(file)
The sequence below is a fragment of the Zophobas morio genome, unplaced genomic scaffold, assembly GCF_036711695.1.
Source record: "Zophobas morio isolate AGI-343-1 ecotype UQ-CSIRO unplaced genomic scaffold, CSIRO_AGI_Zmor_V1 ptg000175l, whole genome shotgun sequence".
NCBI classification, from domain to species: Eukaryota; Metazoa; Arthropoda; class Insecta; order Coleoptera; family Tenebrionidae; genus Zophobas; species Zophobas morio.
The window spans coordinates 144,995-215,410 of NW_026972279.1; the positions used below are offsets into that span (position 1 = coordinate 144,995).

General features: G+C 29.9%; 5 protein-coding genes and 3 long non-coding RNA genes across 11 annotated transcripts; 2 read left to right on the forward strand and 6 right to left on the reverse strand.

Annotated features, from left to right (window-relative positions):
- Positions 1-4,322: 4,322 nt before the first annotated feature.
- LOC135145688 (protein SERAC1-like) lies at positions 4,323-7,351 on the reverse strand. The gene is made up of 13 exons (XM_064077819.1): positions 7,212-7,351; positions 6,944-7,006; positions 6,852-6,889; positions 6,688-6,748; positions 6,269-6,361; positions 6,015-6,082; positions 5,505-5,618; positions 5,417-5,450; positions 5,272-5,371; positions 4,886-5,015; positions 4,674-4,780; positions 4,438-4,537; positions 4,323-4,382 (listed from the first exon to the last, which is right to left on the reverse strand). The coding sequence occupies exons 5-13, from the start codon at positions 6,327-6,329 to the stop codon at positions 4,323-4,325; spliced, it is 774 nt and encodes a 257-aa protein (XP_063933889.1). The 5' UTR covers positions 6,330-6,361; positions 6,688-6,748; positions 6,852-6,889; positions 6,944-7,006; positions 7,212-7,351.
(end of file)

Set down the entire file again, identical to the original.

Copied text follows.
The sequence below is a fragment of the Zophobas morio genome, unplaced genomic scaffold, assembly GCF_036711695.1.
Source record: "Zophobas morio isolate AGI-343-1 ecotype UQ-CSIRO unplaced genomic scaffold, CSIRO_AGI_Zmor_V1 ptg000175l, whole genome shotgun sequence".
NCBI classification, from domain to species: Eukaryota; Metazoa; Arthropoda; class Insecta; order Coleoptera; family Tenebrionidae; genus Zophobas; species Zophobas morio.
The window spans coordinates 144,995-215,410 of NW_026972279.1; the positions used below are offsets into that span (position 1 = coordinate 144,995).

General features: G+C 29.9%; 5 protein-coding genes and 3 long non-coding RNA genes across 11 annotated transcripts; 2 read left to right on the forward strand and 6 right to left on the reverse strand.

Annotated features, from left to right (window-relative positions):
- Positions 1-4,322: 4,322 nt before the first annotated feature.
- LOC135145688 (protein SERAC1-like) lies at positions 4,323-7,351 on the reverse strand. The gene is made up of 13 exons (XM_064077819.1): positions 7,212-7,351; positions 6,944-7,006; positions 6,852-6,889; positions 6,688-6,748; positions 6,269-6,361; positions 6,015-6,082; positions 5,505-5,618; positions 5,417-5,450; positions 5,272-5,371; positions 4,886-5,015; positions 4,674-4,780; positions 4,438-4,537; positions 4,323-4,382 (listed from the first exon to the last, which is right to left on the reverse strand). The coding sequence occupies exons 5-13, from the start codon at positions 6,327-6,329 to the stop codon at positions 4,323-4,325; spliced, it is 774 nt and encodes a 257-aa protein (XP_063933889.1). The 5' UTR covers positions 6,330-6,361; positions 6,688-6,748; positions 6,852-6,889; positions 6,944-7,006; positions 7,212-7,351.